Kehar Singh finds his current job — flagging down cars violating the odd-even policy — considerably less risky than his last one. In his last posting in Jammu and Kashmir, Singh, then a hawaldar with the 13 Rajputana Rifles, had often found himself controlling angry mobs and quelling civilian protests.
Last month, the Delhi government had employed 400 ex-servicemen in the enforcement wing of its transport department. Singh and former defence personnel like him are helping the Delhi government enforce the second installment of the odd-even road rationing scheme.
On Friday, he was deployed outside New Delhi railway station, where he and two other ex-servicemen, led by a transport department official, were trying to flag down vehicles flouting the Delhi government’s pollution-control plan.
“As a soldier, one has to be more careful while dealing with civilians than with the enemy. I have dealt with civilians in Kashmir… Delhi is a world apart. In Kashmir, I had to be very alert because large crowds of civilians could have armed militants among them. Here, the only problem we have faced so far is two even-numbered cars speeding away despite us signalling them to stop,” said Singh.
As many as 120 teams, like the one Singh is part of, have been deployed near hospitals, ISBTs, courts, educational institutions, railway stations and government offices.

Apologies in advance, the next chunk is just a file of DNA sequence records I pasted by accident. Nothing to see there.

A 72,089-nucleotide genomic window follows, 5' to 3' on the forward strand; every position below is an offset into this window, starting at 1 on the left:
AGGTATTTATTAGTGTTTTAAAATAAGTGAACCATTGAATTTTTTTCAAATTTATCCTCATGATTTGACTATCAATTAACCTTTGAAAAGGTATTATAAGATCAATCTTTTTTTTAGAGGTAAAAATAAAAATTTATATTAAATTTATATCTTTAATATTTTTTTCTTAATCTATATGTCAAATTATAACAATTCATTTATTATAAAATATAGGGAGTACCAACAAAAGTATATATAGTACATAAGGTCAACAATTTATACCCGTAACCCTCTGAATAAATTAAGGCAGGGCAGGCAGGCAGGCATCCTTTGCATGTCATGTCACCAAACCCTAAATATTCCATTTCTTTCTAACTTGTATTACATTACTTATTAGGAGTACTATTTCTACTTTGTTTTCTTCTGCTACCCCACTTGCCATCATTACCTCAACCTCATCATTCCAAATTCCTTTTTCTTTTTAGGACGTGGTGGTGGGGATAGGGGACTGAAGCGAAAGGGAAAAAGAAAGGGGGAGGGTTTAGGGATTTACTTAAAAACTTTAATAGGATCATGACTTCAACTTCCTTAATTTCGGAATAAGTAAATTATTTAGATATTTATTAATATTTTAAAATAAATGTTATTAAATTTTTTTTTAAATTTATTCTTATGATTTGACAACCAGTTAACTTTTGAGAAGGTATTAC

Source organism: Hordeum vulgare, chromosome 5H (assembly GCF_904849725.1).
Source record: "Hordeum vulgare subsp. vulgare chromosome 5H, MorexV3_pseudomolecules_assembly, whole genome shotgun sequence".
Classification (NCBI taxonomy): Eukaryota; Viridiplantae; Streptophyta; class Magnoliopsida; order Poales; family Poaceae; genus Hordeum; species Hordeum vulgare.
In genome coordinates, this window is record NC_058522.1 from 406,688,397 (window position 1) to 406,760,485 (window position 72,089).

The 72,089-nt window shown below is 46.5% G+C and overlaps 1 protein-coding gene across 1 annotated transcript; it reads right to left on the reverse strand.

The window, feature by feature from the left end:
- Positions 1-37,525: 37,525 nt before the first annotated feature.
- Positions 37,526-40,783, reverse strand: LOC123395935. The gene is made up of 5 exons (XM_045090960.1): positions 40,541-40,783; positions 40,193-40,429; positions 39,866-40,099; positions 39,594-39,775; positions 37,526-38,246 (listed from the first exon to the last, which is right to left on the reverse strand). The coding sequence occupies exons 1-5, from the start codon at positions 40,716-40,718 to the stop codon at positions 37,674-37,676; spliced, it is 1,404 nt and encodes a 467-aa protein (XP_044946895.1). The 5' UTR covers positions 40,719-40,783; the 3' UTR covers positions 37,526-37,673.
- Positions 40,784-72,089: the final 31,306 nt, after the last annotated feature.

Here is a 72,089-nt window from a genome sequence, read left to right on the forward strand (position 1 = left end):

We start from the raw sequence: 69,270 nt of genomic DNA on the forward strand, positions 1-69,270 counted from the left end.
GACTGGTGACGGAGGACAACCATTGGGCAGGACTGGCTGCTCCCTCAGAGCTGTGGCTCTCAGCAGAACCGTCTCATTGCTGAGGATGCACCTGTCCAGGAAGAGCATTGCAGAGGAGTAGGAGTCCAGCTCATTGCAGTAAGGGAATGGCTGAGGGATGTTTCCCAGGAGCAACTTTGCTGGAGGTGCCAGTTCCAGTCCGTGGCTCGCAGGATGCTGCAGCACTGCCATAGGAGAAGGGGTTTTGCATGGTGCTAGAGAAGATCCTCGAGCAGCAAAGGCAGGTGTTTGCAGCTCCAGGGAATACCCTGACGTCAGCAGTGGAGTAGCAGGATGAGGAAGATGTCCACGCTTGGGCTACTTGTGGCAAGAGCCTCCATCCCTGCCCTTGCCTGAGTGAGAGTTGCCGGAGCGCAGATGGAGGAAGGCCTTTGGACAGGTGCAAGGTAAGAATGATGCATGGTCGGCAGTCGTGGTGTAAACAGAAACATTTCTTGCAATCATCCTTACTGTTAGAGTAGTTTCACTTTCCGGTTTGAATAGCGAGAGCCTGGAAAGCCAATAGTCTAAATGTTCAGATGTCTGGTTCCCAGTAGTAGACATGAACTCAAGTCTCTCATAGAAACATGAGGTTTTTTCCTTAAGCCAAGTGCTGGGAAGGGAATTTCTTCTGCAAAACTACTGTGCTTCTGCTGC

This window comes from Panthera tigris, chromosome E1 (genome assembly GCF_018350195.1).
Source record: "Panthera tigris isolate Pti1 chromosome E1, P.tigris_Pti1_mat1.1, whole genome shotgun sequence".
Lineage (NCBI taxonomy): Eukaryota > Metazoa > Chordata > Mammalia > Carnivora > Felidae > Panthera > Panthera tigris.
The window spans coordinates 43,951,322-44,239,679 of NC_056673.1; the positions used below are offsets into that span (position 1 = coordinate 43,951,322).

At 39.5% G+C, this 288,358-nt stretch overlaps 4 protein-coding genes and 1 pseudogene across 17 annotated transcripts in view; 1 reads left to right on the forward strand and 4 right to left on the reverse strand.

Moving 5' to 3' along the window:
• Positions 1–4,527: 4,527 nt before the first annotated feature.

“I am imposing fines on violators. The three ex-servicemen assisting me are keeping a lookout for violators and flagging them down,” said Omi Shankar, the transport department official leading the team.
On the streets since 7.30 am, his team issued its first challan at 2.30 pm. “There seems to be strong compliance,” he said, as the man on the receiving end of the challan expressed his frustration with the “heavy fine”.
“They should exempt outsiders. I have come all the way from Rajasthan to pick up my father from the airport. For outsiders, they can reduce the fine to Rs 500,” he said.
During sporadic breaks to drink water and smoke a quick beedi, Shankar and the three ex-servicemen got to know each other. “We met for the first time this morning, when we quickly went over the rules and exemptions. We are gradually getting to know more about each other,” said Yash Pal, who retired from the Indian Army Corps of Electronics and Mechanical Engineers in 2011.
Singh, however, said the government should have assigned the ex-servicemen a rank commensurate with their designation in the army. Those in charge of enforcement in the transport department are considered to be of constable-rank, equivalent of an Army sainik.
Another ex-serviceman and transport department employee, deployed near Kamla Market, had a more serious complaint. “We were told that we would have to serve for six hours every day when the Delhi government was recruiting us. On Thursday, they said we have to be on duty from 8 am till 8 pm… that’s a 12-hour shift. This is cheating,” he said on condition of anonymity.
At the Kashmere Gate ISBT, another team of former defence personnel was greeted with a salute of ‘Jai Hind saab’ by a homeless man.
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